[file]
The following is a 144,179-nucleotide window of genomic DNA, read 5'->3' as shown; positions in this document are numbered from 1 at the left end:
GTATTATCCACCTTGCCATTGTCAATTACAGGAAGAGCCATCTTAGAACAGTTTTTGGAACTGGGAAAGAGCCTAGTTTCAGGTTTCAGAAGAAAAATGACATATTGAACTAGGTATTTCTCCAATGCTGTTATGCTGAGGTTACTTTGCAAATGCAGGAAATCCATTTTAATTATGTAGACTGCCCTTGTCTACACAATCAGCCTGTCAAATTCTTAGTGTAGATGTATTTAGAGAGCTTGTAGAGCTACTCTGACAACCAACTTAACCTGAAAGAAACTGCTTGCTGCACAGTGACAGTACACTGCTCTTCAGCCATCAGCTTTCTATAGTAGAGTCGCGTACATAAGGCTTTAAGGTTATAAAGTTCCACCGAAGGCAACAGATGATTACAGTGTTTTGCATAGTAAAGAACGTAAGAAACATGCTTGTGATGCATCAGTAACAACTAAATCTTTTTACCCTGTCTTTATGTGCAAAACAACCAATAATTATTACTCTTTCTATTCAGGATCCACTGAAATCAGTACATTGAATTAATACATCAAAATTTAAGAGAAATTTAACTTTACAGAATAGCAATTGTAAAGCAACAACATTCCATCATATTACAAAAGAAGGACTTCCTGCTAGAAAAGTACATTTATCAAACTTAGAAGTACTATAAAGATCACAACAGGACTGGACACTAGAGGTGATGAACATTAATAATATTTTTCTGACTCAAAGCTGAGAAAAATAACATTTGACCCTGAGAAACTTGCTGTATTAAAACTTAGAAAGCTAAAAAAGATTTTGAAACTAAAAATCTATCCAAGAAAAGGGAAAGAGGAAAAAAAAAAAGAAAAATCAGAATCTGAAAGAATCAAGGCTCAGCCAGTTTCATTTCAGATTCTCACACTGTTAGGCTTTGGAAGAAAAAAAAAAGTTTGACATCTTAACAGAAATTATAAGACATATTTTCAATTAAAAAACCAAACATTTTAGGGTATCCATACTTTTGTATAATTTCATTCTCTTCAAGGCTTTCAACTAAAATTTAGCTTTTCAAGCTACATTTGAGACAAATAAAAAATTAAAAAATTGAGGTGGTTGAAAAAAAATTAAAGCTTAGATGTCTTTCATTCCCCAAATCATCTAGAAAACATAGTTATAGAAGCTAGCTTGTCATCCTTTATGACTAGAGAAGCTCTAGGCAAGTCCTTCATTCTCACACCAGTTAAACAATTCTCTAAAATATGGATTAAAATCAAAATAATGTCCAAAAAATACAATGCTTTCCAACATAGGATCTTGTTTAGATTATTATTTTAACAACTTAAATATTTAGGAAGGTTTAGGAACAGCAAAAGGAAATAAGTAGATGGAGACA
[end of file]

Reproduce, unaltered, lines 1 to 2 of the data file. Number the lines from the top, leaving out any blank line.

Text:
The following is a 144,179-nucleotide window of genomic DNA, read 5'->3' as shown; positions in this document are numbered from 1 at the left end:
GTATTATCCACCTTGCCATTGTCAATTACAGGAAGAGCCATCTTAGAACAGTTTTTGGAACTGGGAAAGAGCCTAGTTTCAGGTTTCAGAAGAAAAATGACATATTGAACTAGGTATTTCTCCAATGCTGTTATGCTGAGGTTACTTTGCAAATGCAGGAAATCCATTTTAATTATGTAGACTGCCCTTGTCTACACAATCAGCCTGTCAAATTCTTAGTGTAGATGTATTTAGAGAGCTTGTAGAGCTACTCTGACAACCAACTTAACCTGAAAGAAACTGCTTGCTGCACAGTGACAGTACACTGCTCTTCAGCCATCAGCTTTCTATAGTAGAGTCGCGTACATAAGGCTTTAAGGTTATAAAGTTCCACCGAAGGCAACAGATGATTACAGTGTTTTGCATAGTAAAGAACGTAAGAAACATGCTTGTGATGCATCAGTAACAACTAAATCTTTTTACCCTGTCTTTATGTGCAAAACAACCAATAATTATTACTCTTTCTATTCAGGATCCACTGAAATCAGTACATTGAATTAATACATCAAAATTTAAGAGAAATTTAACTTTACAGAATAGCAATTGTAAAGCAACAACATTCCATCATATTACAAAAGAAGGACTTCCTGCTAGAAAAGTACATTTATCAAACTTAGAAGTACTATAAAGATCACAACAGGACTGGACACTAGAGGTGATGAACATTAATAATATTTTTCTGACTCAAAGCTGAGAAAAATAACATTTGACCCTGAGAAACTTGCTGTATTAAAACTTAGAAAGCTAAAAAAGATTTTGAAACTAAAAATCTATCCAAGAAAAGGGAAAGAGGAAAAAAAAAAAGAAAAATCAGAATCTGAAAGAATCAAGGCTCAGCCAGTTTCATTTCAGATTCTCACACTGTTAGGCTTTGGAAGAAAAAAAAAAGTTTGACATCTTAACAGAAATTATAAGACATATTTTCAATTAAAAAACCAAACATTTTAGGGTATCCATACTTTTGTATAATTTCATTCTCTTCAAGGCTTTCAACTAAAATTTAGCTTTTCAAGCTACATTTGAGACAAATAAAAAATTAAAAAATTGAGGTGGTTGAAAAAAAATTAAAGCTTAGATGTCTTTCATTCCCCAAATCATCTAGAAAACATAGTTATAGAAGCTAGCTTGTCATCCTTTATGACTAGAGAAGCTCTAGGCAAGTCCTTCATTCTCACACCAGTTAAACAATTCTCTAAAATATGGATTAAAATCAAAATAATGTCCAAAAAATACAATGCTTTCCAACATAGGATCTTGTTTAGATTATTATTTTAACAACTTAAATATTTAGGAAGGTTTAGGAACAGCAAAAGGAAATAAGTAGATGGAGACA